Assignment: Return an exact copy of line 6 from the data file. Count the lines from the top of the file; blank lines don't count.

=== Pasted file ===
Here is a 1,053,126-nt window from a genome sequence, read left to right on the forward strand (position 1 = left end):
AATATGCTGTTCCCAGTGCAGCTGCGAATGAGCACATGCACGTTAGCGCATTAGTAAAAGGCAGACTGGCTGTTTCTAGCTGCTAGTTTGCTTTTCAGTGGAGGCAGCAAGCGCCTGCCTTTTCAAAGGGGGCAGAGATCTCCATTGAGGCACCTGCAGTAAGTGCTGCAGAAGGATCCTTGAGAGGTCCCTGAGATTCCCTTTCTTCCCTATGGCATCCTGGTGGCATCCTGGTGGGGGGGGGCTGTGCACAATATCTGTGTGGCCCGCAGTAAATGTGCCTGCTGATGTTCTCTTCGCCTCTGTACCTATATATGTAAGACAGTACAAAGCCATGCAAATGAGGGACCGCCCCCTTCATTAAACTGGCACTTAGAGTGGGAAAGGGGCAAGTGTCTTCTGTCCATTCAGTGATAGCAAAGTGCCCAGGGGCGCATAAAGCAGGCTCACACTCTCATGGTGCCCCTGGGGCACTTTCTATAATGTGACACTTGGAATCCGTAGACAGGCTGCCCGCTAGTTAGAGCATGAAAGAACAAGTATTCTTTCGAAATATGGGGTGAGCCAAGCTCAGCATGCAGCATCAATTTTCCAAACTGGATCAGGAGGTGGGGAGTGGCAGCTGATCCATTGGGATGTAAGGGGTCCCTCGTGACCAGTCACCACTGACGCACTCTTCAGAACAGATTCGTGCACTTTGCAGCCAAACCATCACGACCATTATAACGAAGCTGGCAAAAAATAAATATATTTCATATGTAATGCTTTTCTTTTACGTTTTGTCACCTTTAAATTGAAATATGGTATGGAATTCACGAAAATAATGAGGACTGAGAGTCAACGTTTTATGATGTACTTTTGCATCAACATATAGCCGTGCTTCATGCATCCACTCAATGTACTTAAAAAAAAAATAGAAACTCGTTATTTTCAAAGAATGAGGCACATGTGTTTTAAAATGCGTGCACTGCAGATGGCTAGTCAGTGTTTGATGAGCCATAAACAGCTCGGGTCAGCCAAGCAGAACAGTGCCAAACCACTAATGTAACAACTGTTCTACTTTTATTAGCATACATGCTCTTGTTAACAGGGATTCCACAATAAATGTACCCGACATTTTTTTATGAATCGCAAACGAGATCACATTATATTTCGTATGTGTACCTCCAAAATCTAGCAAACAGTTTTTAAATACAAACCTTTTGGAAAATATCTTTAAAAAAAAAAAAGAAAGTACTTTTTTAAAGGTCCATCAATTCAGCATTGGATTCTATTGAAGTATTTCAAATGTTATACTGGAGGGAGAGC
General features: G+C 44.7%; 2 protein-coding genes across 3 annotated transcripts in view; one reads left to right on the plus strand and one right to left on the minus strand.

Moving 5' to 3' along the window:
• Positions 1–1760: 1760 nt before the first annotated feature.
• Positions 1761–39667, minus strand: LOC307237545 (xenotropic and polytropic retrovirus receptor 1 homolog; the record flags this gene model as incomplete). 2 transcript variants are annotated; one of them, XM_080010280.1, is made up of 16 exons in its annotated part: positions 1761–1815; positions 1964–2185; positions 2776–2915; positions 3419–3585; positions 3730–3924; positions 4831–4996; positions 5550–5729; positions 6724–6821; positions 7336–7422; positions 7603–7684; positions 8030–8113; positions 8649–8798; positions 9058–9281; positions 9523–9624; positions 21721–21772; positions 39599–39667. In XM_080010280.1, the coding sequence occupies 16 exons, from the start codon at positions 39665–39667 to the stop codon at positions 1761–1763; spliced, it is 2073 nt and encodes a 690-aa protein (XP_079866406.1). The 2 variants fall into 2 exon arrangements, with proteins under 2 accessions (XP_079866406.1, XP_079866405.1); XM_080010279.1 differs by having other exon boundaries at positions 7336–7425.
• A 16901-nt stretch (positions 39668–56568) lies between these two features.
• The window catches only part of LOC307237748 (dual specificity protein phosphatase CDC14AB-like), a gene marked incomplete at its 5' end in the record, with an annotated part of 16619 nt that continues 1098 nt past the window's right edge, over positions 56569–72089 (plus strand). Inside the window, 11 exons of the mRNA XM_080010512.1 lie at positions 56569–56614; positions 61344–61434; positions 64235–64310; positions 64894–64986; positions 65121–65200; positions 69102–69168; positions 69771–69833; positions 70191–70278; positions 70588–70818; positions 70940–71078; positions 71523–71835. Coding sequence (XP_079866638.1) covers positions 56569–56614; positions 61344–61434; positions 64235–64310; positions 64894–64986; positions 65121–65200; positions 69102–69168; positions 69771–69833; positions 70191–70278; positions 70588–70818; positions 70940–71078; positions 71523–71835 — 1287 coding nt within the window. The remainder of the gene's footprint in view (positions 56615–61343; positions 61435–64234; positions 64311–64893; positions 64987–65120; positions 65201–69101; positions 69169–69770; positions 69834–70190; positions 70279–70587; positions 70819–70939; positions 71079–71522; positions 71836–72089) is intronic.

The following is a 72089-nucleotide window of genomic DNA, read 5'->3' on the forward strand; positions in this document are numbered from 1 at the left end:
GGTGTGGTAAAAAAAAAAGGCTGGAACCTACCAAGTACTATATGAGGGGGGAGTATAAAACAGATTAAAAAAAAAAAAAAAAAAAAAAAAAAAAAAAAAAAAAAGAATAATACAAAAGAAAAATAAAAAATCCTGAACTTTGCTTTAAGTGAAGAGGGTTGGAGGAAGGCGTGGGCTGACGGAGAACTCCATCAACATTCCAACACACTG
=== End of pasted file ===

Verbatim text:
• Positions 1761–39667, minus strand: LOC307237545 (xenotropic and polytropic retrovirus receptor 1 homolog; the record flags this gene model as incomplete). 2 transcript variants are annotated; one of them, XM_080010280.1, is made up of 16 exons in its annotated part: positions 1761–1815; positions 1964–2185; positions 2776–2915; positions 3419–3585; positions 3730–3924; positions 4831–4996; positions 5550–5729; positions 6724–6821; positions 7336–7422; positions 7603–7684; positions 8030–8113; positions 8649–8798; positions 9058–9281; positions 9523–9624; positions 21721–21772; positions 39599–39667. In XM_080010280.1, the coding sequence occupies 16 exons, from the start codon at positions 39665–39667 to the stop codon at positions 1761–1763; spliced, it is 2073 nt and encodes a 690-aa protein (XP_079866406.1). The 2 variants fall into 2 exon arrangements, with proteins under 2 accessions (XP_079866406.1, XP_079866405.1); XM_080010279.1 differs by having other exon boundaries at positions 7336–7425.